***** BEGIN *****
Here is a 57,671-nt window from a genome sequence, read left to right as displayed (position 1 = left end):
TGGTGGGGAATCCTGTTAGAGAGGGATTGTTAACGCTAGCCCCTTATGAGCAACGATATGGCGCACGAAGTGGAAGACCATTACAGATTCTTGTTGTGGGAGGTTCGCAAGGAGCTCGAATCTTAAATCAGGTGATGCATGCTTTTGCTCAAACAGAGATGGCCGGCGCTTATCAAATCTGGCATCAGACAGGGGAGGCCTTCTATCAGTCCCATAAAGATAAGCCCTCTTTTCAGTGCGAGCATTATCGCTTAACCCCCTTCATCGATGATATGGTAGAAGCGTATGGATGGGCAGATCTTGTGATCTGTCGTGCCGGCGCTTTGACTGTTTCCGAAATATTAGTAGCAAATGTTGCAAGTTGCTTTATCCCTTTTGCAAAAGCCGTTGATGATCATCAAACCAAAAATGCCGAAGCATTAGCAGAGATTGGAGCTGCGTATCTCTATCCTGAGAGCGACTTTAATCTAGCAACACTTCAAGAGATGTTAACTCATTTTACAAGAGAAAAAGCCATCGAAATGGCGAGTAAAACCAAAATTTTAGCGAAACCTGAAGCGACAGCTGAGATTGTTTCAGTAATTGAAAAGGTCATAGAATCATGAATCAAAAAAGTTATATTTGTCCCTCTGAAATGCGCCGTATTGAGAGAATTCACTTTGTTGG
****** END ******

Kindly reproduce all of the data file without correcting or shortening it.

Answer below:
Here is a 57,671-nt window from a genome sequence, read left to right as displayed (position 1 = left end):
TGGTGGGGAATCCTGTTAGAGAGGGATTGTTAACGCTAGCCCCTTATGAGCAACGATATGGCGCACGAAGTGGAAGACCATTACAGATTCTTGTTGTGGGAGGTTCGCAAGGAGCTCGAATCTTAAATCAGGTGATGCATGCTTTTGCTCAAACAGAGATGGCCGGCGCTTATCAAATCTGGCATCAGACAGGGGAGGCCTTCTATCAGTCCCATAAAGATAAGCCCTCTTTTCAGTGCGAGCATTATCGCTTAACCCCCTTCATCGATGATATGGTAGAAGCGTATGGATGGGCAGATCTTGTGATCTGTCGTGCCGGCGCTTTGACTGTTTCCGAAATATTAGTAGCAAATGTTGCAAGTTGCTTTATCCCTTTTGCAAAAGCCGTTGATGATCATCAAACCAAAAATGCCGAAGCATTAGCAGAGATTGGAGCTGCGTATCTCTATCCTGAGAGCGACTTTAATCTAGCAACACTTCAAGAGATGTTAACTCATTTTACAAGAGAAAAAGCCATCGAAATGGCGAGTAAAACCAAAATTTTAGCGAAACCTGAAGCGACAGCTGAGATTGTTTCAGTAATTGAAAAGGTCATAGAATCATGAATCAAAAAAGTTATATTTGTCCCTCTGAAATGCGCCGTATTGAGAGAATTCACTTTGTTGG